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The President’s decision to suppress the remaining photographic evidence is disturbing on many levels. First, it is wrong on its merits. The public is used to seeing visual portrayals of dead bodies. They are routinely shown on television and in movies. Anyone who has served as a juror or a courtroom observer in a homicide cases has seen bodies riddled with bullets or afflicted with stab wounds. We are mature enough to endure viewing such visual evidence if we choose to. Nor is there any real risk that these photographs will inflame Muslim or Arab sensibilities, any more than the photographs of Saddam Hussein did.
On a more fundamental level, I have serious doubts whether the President has the legal or constitutional authority to suppress these photographs. As Commander in Chief, he had the authority to order the kill operation, but in a country governed by the First Amendment, the President may lack the authority to decide what is published and what is suppressed. It would establish a terrible precedent for the Commander in Chief to be given the sole authority to determine what the public has the right to see and know, especially when the sole justification for suppression is a matter of judgment regarding the possible offensiveness of the photographs.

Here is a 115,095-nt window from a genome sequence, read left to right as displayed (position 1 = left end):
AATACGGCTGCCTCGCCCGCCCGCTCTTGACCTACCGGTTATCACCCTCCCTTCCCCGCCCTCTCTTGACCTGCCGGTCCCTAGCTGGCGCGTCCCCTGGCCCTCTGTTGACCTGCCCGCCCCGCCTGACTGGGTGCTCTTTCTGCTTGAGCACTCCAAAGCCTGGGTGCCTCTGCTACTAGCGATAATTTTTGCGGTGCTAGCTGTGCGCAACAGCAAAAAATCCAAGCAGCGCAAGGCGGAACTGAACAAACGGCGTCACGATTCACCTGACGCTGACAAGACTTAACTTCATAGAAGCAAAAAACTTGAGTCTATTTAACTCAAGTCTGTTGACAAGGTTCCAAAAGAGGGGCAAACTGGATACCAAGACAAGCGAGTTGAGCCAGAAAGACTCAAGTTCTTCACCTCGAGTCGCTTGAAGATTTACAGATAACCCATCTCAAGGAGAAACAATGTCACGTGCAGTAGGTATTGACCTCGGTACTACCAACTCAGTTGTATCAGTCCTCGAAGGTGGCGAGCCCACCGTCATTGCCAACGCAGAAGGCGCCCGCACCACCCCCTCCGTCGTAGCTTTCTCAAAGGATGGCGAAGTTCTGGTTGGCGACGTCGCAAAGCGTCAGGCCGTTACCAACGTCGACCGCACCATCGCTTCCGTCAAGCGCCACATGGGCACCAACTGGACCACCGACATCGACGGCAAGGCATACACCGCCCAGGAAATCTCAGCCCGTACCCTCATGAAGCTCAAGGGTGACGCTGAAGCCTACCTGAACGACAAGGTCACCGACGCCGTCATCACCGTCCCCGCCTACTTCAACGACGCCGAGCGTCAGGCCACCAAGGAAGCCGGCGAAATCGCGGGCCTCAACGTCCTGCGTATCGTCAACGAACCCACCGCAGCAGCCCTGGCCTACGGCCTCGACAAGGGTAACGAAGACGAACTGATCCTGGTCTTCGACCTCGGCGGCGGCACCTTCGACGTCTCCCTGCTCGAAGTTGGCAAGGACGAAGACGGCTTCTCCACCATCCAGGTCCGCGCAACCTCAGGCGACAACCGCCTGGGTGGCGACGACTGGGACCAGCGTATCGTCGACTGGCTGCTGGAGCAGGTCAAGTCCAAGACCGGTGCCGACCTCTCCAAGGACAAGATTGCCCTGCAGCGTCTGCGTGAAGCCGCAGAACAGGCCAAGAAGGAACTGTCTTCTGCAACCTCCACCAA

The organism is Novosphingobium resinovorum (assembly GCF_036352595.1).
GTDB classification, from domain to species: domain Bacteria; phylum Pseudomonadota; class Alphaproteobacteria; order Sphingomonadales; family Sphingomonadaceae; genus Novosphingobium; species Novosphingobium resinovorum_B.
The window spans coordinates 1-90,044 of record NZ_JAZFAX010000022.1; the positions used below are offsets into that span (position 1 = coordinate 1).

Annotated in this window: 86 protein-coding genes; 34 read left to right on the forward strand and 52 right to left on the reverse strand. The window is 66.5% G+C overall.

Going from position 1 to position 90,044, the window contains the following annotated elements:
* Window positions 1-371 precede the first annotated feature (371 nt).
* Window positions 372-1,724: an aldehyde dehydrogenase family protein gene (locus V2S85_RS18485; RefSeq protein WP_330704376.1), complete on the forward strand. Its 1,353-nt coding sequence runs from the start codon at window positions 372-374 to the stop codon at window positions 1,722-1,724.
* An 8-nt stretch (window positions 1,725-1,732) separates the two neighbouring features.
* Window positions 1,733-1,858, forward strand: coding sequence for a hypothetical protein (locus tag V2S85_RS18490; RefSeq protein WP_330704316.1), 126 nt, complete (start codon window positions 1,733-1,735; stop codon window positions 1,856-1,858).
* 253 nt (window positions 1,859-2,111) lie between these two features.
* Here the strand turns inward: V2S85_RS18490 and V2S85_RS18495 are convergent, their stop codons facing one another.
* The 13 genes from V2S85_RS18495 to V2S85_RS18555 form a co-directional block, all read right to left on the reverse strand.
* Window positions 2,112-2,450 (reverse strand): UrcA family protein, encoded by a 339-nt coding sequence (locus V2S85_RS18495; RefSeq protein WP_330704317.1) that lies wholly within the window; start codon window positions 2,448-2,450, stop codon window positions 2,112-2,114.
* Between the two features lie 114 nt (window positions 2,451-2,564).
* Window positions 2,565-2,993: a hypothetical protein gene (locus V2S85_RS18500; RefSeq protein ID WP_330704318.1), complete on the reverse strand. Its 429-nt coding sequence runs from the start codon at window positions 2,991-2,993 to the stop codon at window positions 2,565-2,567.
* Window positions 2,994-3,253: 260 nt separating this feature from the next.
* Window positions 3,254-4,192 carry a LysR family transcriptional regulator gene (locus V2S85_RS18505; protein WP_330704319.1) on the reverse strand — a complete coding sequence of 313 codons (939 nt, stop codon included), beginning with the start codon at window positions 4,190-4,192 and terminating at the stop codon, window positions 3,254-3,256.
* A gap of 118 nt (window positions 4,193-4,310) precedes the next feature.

In a democracy, doubts must always be resolved in favor of disclosure, particularly in a matter of such great public interest and controversy. Surely Congress has at least equal authority to decide what to do with the photographs. Moreover, the press may have the right to obtain and publish these highly relevant items of evidence as part of its duty to inform the public. Some media will surely challenge the President’s decision, and if they do I hope they win. The great Supreme Court Justice Louis Brandeis taught us nearly a century ago that “sunlight is the best disinfectant.” The remaining evidence of how Bin Laden was killed—the photographs and the results of any forensic tests that may have been hastily performed—should be exposed to the sunlight of publication. Only then will the virus of doubt be disinfected.
Alan Dershowitz is a Harvard Law Professor and author of Trials of Zion.
A shorter version of this article was published in the Wall Street Journal May 5, 2011.
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